Protecting the Nile Delta | Inter Press Service
With support from the Green Climate Fund and UNDP, Egypt is protecting its people and economy from the devastating effects of sea level rise
– Children run one after the other with kites flying along the Nile Delta in Egypt. Families and friends enjoy the scenery while enjoying an afternoon picnic. A few kilometers away, farmers are working in their green fields. These diverse cultures will feed millions of Egyptians. Cities across the region are buzzing with people coming and going from factories and offices, playing football with their families, and building the economic engine that will support nations’ goals for low-carbon, climate-resilient development.
It is a beautiful image. An image of progress, an image of hope, an image of peace.
Now imagine if this had a negative impact. The Nile Delta is home to 18 million citizens – almost a quarter of Egypt’s population – as well as countless businesses, economic sectors, farms and more.
This terrifying scenario will come true if climate change is not taken seriously.
Millions in danger
The effects are already being felt. Take the example of Aziz, who lives with her family in a modest house in the coastal town of Kafr ElSheikh governorate, 130 km north of Cairo.
“Fishermen and farmers were afraid to go to work,” says Aziz, “because of the rise in the water level that covers the shore during storms”.
Aziz’s observations have been supported by scientific reports. According to a 2007 report by the Intergovernmental Panel on Climate Change (IPCC), the Nile Delta is one of the most vulnerable areas in the world in terms of sea level rise, extreme weather conditions and other factors aggravated by climate change.
This region accounts for more than half of Egypt’s economic activity through agriculture, industry and fishing. The Nile Delta alone contributes around 20% of Egypt’s GDP.
Egypt has studied the results and worked with international partners on solutions to protect vulnerable areas and their populations.
To address these issues, the Egyptian Ministry of Water Resources and Irrigation has partnered with the United Nations Development Program (UNDP) and the Green Climate Fund (GCF) – the world’s largest fund dedicated to climate – to launch a new climate project.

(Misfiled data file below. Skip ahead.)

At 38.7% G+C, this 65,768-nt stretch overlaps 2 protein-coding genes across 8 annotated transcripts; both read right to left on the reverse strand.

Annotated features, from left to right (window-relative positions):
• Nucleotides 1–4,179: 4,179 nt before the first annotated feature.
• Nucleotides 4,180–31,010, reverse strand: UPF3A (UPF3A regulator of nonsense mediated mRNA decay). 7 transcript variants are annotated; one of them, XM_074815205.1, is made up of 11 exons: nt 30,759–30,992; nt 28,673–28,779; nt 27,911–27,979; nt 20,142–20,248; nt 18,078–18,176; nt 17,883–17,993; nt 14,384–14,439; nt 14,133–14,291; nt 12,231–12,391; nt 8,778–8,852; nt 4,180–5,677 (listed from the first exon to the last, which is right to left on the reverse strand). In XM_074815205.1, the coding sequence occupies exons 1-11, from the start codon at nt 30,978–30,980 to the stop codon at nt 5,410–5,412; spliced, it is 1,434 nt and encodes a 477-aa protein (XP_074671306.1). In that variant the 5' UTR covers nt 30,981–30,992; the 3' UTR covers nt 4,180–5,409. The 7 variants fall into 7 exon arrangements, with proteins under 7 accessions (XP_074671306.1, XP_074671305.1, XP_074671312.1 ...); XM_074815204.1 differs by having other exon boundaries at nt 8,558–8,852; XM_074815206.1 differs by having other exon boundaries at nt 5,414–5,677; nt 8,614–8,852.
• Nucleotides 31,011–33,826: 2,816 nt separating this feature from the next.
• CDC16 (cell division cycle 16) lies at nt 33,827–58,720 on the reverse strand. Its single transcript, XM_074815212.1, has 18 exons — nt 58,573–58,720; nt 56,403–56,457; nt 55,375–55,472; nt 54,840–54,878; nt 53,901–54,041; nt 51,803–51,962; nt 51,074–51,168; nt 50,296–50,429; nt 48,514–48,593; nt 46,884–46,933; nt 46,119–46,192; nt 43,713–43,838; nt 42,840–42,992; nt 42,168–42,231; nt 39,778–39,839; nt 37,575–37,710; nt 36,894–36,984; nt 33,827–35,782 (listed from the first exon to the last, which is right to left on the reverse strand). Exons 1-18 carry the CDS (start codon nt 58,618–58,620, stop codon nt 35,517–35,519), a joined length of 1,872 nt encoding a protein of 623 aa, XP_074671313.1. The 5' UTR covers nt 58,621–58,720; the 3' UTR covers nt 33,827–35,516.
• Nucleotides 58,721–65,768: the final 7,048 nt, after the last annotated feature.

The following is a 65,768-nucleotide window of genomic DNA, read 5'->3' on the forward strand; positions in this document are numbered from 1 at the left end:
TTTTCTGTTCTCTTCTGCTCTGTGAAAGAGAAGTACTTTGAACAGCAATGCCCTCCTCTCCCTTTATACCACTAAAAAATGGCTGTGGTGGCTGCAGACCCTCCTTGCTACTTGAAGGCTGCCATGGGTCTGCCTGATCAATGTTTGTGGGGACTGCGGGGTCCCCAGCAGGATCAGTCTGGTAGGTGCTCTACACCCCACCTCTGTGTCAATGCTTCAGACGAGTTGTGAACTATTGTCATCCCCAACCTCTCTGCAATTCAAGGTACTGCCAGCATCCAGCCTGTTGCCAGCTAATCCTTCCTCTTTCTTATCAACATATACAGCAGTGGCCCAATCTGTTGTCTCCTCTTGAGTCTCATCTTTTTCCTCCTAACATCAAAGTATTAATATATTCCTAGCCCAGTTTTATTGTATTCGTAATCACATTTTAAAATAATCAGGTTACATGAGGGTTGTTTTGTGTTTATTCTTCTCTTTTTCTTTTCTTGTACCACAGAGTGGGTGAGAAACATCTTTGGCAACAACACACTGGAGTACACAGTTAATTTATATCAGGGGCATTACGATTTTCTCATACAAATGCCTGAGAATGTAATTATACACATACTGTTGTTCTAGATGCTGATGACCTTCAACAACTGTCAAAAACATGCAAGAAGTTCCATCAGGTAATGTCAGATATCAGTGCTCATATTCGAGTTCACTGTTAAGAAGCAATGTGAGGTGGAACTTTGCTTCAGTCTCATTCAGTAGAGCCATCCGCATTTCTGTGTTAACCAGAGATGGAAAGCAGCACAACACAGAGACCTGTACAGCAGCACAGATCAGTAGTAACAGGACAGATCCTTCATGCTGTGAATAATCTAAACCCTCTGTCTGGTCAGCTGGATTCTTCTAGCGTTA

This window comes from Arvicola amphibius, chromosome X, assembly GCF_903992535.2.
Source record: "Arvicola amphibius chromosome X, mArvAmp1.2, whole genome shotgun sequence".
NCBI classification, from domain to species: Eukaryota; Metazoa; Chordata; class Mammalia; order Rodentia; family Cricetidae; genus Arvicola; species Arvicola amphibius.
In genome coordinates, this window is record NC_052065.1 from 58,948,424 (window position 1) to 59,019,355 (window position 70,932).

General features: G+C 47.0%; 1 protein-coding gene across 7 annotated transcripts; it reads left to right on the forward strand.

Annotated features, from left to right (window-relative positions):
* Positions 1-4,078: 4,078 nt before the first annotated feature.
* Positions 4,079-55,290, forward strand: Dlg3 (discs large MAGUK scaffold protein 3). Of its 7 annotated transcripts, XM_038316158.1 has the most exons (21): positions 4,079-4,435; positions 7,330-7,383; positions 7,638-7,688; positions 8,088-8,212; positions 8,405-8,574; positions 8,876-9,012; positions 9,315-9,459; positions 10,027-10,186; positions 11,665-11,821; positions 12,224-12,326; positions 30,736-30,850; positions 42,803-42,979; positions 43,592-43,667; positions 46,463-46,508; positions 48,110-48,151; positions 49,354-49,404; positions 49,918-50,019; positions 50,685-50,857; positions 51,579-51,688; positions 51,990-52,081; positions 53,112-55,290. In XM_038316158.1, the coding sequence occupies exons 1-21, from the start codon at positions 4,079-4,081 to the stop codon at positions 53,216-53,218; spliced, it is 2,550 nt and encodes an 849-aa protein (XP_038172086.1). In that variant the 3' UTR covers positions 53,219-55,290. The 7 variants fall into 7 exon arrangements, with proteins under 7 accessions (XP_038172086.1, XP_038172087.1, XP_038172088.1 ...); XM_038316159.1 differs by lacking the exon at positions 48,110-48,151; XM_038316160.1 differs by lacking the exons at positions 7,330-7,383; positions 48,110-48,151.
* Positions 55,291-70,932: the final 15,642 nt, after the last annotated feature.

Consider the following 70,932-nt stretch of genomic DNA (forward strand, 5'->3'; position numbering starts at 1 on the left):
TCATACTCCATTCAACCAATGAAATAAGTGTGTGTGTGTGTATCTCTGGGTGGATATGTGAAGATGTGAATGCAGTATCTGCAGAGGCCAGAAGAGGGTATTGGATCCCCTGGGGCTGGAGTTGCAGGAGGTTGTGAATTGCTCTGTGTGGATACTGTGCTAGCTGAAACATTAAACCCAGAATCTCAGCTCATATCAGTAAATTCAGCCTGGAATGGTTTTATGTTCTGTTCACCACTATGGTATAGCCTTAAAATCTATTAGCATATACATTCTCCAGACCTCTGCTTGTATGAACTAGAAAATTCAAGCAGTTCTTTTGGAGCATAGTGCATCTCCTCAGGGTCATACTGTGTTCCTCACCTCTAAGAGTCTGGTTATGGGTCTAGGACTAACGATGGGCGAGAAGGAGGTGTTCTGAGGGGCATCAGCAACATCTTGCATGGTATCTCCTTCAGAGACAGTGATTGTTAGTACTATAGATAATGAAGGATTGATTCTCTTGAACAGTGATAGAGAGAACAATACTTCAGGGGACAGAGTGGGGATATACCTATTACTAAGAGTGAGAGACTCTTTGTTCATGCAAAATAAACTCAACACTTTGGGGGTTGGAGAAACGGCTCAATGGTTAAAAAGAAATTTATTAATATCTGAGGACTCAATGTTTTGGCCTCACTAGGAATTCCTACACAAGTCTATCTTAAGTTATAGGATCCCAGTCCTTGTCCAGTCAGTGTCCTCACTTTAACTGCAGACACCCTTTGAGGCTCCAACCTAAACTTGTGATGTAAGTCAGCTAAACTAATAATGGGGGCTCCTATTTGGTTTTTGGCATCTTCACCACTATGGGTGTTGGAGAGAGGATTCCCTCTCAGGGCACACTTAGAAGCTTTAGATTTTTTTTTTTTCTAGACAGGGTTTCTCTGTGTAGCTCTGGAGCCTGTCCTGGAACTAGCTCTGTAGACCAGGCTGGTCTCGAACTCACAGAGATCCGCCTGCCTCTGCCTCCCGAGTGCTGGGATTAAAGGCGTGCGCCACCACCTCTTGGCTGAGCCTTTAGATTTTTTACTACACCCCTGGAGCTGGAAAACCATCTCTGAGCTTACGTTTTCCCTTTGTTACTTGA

With the help of the project, 17 million people will be protected from coastal flooding through the installation of 69 kilometers of low-cost dyke system on the banks of the Nile Delta. They were designed to look like natural coastal features and / or sand dunes.
The dikes will be stabilized using a combination of reed fencing and local plant species to promote dune growth by trapping and stabilizing blown sand. These coastal protection measures will reuse existing dredged material that would otherwise have been deposited in the marine environment.
Protecting local communities, preventing economic loss, and saving human settlements and infrastructure require extraordinary measures.
“We realized that the rising waters reached us because there were no measures to protect our lives and our properties,” Aziz said.
The number of extreme weather events resulting in casualties and economic losses has dramatically increased in Egypt over the past 10 years. Aziz has witnessed strong storms never seen before.
So far, 10 percent of the dikes have been installed. They were put to the test in December 2020, when the country witnessed one of the severe storms, including heavy rains and high winds. People could personally see how deadly extreme weather could be if the country is not prepared. The dikes passed the test and blocked the unexpected sea surge on the shores of the Nile Delta.
The physical solution is not the only way to combat the negative impacts of climate change. An Integrated Coastal Zone Management (ICZM) plan will be implemented to make the region’s economic, social and agricultural activities climate resilient. The plan will include establishing a system to monitor sea level changes and the impact of climate change on coastal erosion and shoreline stability.
Community coastal development activities are carried out at different locations throughout the project intervention area. For example, an agricultural drainage system – located north of Bar-Bahry – will improve the productivity of about 1,000 acres north of the coastal road and increase the incomes of at least 500 families.
An urban drainage system in the village of Al-aqoula will protect the main roads from excessive rains. This will positively improve the quality of life of the entire village of 1,500 inhabitants and facilitate their access to services such as schools, places of worship, markets and transport.
As for Aziz, he says the work is already having an impact. “The farmers are back in the field after the implementation of the project. We saw the change when we woke up to find that the water couldn’t reach us, our fields and our homes, ”says Aziz. “With that [project] in place, we hope our children will have a secure future.